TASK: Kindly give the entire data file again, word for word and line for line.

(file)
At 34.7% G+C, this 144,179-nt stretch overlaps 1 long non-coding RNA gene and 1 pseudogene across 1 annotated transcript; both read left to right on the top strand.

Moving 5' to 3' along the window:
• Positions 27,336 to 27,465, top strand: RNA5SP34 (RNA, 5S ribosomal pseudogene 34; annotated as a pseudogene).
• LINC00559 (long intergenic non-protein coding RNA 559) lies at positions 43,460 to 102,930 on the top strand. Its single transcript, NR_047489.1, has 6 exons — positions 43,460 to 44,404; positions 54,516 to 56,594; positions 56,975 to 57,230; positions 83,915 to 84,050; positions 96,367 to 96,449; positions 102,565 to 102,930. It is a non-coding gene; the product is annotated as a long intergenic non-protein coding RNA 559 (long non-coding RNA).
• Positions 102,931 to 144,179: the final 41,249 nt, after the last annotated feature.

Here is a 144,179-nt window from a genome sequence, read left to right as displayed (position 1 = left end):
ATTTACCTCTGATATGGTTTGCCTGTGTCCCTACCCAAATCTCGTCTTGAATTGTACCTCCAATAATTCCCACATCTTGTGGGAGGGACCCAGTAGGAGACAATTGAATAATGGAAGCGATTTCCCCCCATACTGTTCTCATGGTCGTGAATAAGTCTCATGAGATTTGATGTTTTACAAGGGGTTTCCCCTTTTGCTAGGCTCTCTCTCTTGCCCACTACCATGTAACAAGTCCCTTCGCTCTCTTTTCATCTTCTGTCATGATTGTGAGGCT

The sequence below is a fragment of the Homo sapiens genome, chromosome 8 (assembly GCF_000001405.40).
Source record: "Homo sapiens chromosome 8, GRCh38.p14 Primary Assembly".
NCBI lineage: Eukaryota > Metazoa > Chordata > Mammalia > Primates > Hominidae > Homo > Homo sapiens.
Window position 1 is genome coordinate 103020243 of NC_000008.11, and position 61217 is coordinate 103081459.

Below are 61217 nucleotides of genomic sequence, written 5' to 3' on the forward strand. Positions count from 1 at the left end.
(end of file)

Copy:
At 34.7% G+C, this 144,179-nt stretch overlaps 1 long non-coding RNA gene and 1 pseudogene across 1 annotated transcript; both read left to right on the top strand.

Moving 5' to 3' along the window:
• Positions 27,336 to 27,465, top strand: RNA5SP34 (RNA, 5S ribosomal pseudogene 34; annotated as a pseudogene).
• LINC00559 (long intergenic non-protein coding RNA 559) lies at positions 43,460 to 102,930 on the top strand. Its single transcript, NR_047489.1, has 6 exons — positions 43,460 to 44,404; positions 54,516 to 56,594; positions 56,975 to 57,230; positions 83,915 to 84,050; positions 96,367 to 96,449; positions 102,565 to 102,930. It is a non-coding gene; the product is annotated as a long intergenic non-protein coding RNA 559 (long non-coding RNA).
• Positions 102,931 to 144,179: the final 41,249 nt, after the last annotated feature.

Here is a 144,179-nt window from a genome sequence, read left to right as displayed (position 1 = left end):
ATTTACCTCTGATATGGTTTGCCTGTGTCCCTACCCAAATCTCGTCTTGAATTGTACCTCCAATAATTCCCACATCTTGTGGGAGGGACCCAGTAGGAGACAATTGAATAATGGAAGCGATTTCCCCCCATACTGTTCTCATGGTCGTGAATAAGTCTCATGAGATTTGATGTTTTACAAGGGGTTTCCCCTTTTGCTAGGCTCTCTCTCTTGCCCACTACCATGTAACAAGTCCCTTCGCTCTCTTTTCATCTTCTGTCATGATTGTGAGGCT

The sequence below is a fragment of the Homo sapiens genome, chromosome 8 (assembly GCF_000001405.40).
Source record: "Homo sapiens chromosome 8, GRCh38.p14 Primary Assembly".
NCBI lineage: Eukaryota > Metazoa > Chordata > Mammalia > Primates > Hominidae > Homo > Homo sapiens.
Window position 1 is genome coordinate 103020243 of NC_000008.11, and position 61217 is coordinate 103081459.

Below are 61217 nucleotides of genomic sequence, written 5' to 3' on the forward strand. Positions count from 1 at the left end.